Renaissance Shakespeare: Shakespeare Renaissances: by Martin Procházka, Michael Dobson, Andreas Höfele, Hanna

By Martin Procházka, Michael Dobson, Andreas Höfele, Hanna Scolnicov

Selected contributions to the 9th global Shakespeare Congress, which happened in July 2011 in Prague, characterize the modern kingdom of Shakespeare stories in thirty-eight international locations world wide. except readings of Shakespeare’s performs and poems, greater than 40 chapters map Renaissance contexts of his artwork in politics, theater, legislation, and fabric tradition and speak about a number of circumstances of the effect of his works in international tradition from the Americas to the some distance East, together with level productions, publication tradition, translations, movie and tv diversifications, fairs, and nationwide history. The final portion of the publication specializes in the afterlife of Shakespeare within the paintings of the prime British dramatist Tom Stoppard.

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3. Naseeb Shaheen, “Shakespeare’s Knowledge of Italian,” Shakespeare Survey 47 (1994): 161–69. 4. Stanley Wells and Gary Taylor, gen. , The Oxford Shakespeare: The Complete Works, 2nd ed. (Oxford: Oxford University Press, 2005), lxix. All quotations from Shakespeare’s works follow the text of this edition. 5. T. W. Baldwin, William Shakspere’s Small Latine and Lesse Greeke, 2 vols. (Urbana: University of Illinois Press), 1944. 6. Baldwin, Shakspere’s Small Latine, 2:617–19. 7. “It is thus clear that by Shakspere’s day practically all grammar schools on regular foundations, as was that at Stratford, would at least hope to teach some Greek” (Baldwin, Shakspere’s Small Latine, 2:626).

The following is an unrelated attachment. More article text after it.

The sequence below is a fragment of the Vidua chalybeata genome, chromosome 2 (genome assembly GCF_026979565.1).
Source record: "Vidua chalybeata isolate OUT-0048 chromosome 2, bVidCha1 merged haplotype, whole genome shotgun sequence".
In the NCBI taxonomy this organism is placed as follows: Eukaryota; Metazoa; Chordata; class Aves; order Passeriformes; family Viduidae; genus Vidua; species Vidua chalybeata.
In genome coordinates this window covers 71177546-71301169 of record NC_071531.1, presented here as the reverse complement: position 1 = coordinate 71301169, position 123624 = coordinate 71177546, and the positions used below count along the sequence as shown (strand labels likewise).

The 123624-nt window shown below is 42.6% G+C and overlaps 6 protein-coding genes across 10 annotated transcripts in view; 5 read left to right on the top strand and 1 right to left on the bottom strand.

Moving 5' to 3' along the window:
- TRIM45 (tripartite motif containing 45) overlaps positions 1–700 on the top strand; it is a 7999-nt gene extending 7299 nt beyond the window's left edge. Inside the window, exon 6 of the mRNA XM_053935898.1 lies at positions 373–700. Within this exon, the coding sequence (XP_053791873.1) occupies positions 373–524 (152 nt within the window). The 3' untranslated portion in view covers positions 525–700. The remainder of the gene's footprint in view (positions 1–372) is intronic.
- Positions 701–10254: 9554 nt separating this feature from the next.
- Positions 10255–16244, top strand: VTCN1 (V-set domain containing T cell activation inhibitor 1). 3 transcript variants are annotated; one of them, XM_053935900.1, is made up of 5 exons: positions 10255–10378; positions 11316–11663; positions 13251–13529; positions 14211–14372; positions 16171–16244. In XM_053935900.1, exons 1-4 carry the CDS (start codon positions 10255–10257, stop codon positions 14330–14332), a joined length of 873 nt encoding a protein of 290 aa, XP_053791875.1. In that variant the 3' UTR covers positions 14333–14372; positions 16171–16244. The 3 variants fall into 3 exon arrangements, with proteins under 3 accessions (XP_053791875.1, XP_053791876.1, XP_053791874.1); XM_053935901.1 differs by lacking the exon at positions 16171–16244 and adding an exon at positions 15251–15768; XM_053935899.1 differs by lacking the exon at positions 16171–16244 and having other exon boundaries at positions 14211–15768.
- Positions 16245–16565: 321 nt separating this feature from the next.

What we have here is a story of corrupt ambition leading to the destruction of a royal dynasty, alleged poisonings of one family member by another, younger brothers replacing older brothers on the throne, imputations of tyranny (directed, especially, at Henry III), political assassinations, and, with France’s ambitious neighbor Spain looking to capitalize on signs of weakness, a revenge plot that proved itself worthy of stage treatment by no less a playwright than Christopher Marlowe. We also have, with the collapse of the Valois dynasty, a neighboring king (and erstwhile enemy of Catholic France), Navarre, taking the throne in 1589.

These are The Two Gentlemen of Verona, Titus Andronicus, 1 Henry VI, and Richard III, and the comparatively short Venus and Adonis. 22. James Shapiro, Contested Will: Who Wrote Shakespeare? (London: Faber and Faber, 2010), 307 and passim. 23. See Stanley Wells, “The Taming of the Shrew and King Lear: A Structural Comparison,” Shakespeare Survey 33 (1990): 55–66. 24. Romeo and Juliet, ed. T. J. B. Spencer (Harmondsworth: Penguin, 1967), 7. 25. See Stanley Wells, Shakespeare, Sex, and Love (Oxford: Oxford University Press, 2010), 148–67 (chapter 6, “Sex and Love in Romeo and Juliet”).

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